Jack Nicholson and Julia Anne Robinson
Experiencing Burstyn somewhat wasting her talent on a seemingly non-scripted actor's workshop is like Nicholson's role as the vehicle's blown-out front tire – stuck on the passenger's side since Dern is left to  drive the piece, and he's fun to watch as more a sociopath than his usual psychopath...

But KING OF MARVIN GARDENS, in which everything, down to the very title, is so ambiguously lacking in plot and overall structure, no one character's able to shine beyond the washed-out aesthetic of a town resembling colorful learning blocks leftover from a ambitious night's work. In that, what Dern's really after is told to us up front, but he never seems to really want anything but time with his brother – hell, maybe that's the hidden depth and meaning of the entire picture...

Sick in Atlantic City
Because there's an addictive, laid-back aura throughout, making the exterior-set arthouse independent film one to re-watch if you want to get anywhere at all, and so not to waste two-hours of Nicholson in his edgy youth taking another path entirely...

The only scenes really difficult to survive are whenever the dimensionless main cast suddenly alter personality traits – as Jack's necessary "moral conscience" turns into a sporadic b.s. artist while Dern sits silent and proud feels like on-the-spot improvisation, which is a good thing but only when it flows through the dialogue and not just with it...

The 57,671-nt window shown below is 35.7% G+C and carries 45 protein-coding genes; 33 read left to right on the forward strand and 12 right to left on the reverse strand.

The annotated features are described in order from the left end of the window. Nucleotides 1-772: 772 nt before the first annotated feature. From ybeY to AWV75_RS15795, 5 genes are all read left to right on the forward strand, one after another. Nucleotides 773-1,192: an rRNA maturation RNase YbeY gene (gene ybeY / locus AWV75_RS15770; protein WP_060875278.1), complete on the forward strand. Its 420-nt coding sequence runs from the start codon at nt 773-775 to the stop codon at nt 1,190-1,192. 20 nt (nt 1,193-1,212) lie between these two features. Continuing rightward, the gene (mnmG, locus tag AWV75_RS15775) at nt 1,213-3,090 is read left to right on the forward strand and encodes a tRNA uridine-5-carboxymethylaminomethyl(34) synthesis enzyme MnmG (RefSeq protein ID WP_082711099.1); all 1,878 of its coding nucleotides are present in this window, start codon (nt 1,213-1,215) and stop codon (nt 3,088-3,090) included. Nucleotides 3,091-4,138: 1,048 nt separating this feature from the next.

Then again, this sudden shift-of-mood winds up working in our favor when Burstyn's energetic Blanch Dubois version of a "gangster's moll" narrows her wry grin into what'll become an important element in this character-studied student film, reflecting the waning days of the counter-culture movement, done finding themselves and left to search for what's completely out of reach – while "lot's of money" is the easiest answer, it's really up to the audience to decide...

Main Poster Image SCORE: ***
Which ultimately seems like the entire purpose here: to look past the hands-on brilliance of FIVE EASY PIECES, a celebrated 1970 classic, unfortunately known more for "chicken between your knees" but that had evolved in depth, scope and characterization past the director-friendly Renaissance Era's Shot at Lexington and Concord, EASY RIDER...

For GARDENS, was it up to Rafelson and Nicholson to go one step past PIECES or two over RIDER (which had made Jack, a last-minute replacement for Rip Torn, a sudden star because it came out first while, years earlier, Rafelson wanted the credit for Jack's catapult from B-Movies to the A-List with PIECES, always intended for Jack in mind)? Either way and overall, what's best learned from this flawed but intriguing, theme-driven venture was that there seemed to be nothing more to learn in taking the counter-culture route...

And so, years later, spanning two decades, it would take the actor/director team to work backwards, using a bonafide Neo Noir template in each – the second a 1990's Florida-based "modern day" slow-burn, post-heist flick and beginning with what fans of 1940's Pure Noir never wanted, and still shake their fists at – and so, let us begin with...
John P. Ryan and Bruce Dern in THE KING OF MARVIN GARDENS
Jack Nicholson in THE KING OF MARVIN GARDENS